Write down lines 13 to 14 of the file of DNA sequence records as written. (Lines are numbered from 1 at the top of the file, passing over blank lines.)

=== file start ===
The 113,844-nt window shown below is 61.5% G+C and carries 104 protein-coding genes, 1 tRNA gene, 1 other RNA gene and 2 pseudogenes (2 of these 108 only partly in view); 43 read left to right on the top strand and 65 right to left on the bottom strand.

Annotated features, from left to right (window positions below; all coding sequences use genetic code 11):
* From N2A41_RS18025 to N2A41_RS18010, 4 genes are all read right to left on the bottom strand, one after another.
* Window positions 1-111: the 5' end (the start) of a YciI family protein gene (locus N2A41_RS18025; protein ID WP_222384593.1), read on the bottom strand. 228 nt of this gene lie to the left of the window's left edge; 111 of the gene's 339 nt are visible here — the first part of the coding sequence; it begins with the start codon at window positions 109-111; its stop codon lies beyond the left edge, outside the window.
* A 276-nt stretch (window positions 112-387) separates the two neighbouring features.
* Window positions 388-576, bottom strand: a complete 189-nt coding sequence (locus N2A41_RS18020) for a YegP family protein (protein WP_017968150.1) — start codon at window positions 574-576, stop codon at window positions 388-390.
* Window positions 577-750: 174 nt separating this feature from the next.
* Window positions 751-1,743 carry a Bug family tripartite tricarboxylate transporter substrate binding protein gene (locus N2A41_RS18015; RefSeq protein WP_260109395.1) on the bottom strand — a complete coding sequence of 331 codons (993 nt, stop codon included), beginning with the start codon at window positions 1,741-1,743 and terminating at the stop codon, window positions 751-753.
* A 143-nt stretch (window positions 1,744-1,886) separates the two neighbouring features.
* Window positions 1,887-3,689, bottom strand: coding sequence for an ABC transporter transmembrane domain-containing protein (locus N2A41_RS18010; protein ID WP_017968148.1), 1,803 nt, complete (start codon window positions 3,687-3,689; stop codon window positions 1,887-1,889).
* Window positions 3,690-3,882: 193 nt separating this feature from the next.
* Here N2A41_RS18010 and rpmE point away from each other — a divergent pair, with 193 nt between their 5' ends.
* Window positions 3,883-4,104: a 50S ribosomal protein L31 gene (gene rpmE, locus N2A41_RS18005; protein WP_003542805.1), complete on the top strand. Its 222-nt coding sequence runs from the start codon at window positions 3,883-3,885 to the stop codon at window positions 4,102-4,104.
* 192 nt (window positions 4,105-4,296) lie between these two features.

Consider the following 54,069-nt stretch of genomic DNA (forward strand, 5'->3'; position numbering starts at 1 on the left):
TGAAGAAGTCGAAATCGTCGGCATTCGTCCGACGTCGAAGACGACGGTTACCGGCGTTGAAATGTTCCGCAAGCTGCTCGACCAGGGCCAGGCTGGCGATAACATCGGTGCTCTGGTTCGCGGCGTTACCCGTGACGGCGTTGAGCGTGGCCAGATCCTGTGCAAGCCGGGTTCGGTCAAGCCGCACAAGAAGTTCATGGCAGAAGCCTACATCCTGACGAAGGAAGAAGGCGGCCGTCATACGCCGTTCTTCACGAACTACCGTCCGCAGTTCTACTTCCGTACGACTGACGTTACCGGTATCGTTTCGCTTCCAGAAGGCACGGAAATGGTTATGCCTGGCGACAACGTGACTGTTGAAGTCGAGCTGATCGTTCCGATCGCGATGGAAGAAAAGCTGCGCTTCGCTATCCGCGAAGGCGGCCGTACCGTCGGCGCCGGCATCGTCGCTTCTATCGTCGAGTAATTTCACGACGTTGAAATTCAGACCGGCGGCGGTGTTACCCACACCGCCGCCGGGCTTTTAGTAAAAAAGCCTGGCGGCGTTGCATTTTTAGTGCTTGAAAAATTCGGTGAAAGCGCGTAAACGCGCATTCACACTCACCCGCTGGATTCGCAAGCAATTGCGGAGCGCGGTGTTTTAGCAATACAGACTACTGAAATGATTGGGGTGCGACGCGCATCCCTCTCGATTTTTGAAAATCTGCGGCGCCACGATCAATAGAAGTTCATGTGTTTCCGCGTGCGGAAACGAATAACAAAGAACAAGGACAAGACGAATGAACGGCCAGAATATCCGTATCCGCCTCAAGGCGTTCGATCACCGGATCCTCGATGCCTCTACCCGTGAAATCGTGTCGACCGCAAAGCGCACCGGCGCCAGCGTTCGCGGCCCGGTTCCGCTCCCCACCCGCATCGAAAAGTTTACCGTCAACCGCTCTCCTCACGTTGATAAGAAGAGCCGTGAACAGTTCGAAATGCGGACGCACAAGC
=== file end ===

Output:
* Window positions 3,883-4,104: a 50S ribosomal protein L31 gene (gene rpmE, locus N2A41_RS18005; protein WP_003542805.1), complete on the top strand. Its 222-nt coding sequence runs from the start codon at window positions 3,883-3,885 to the stop codon at window positions 4,102-4,104.
* 192 nt (window positions 4,105-4,296) lie between these two features.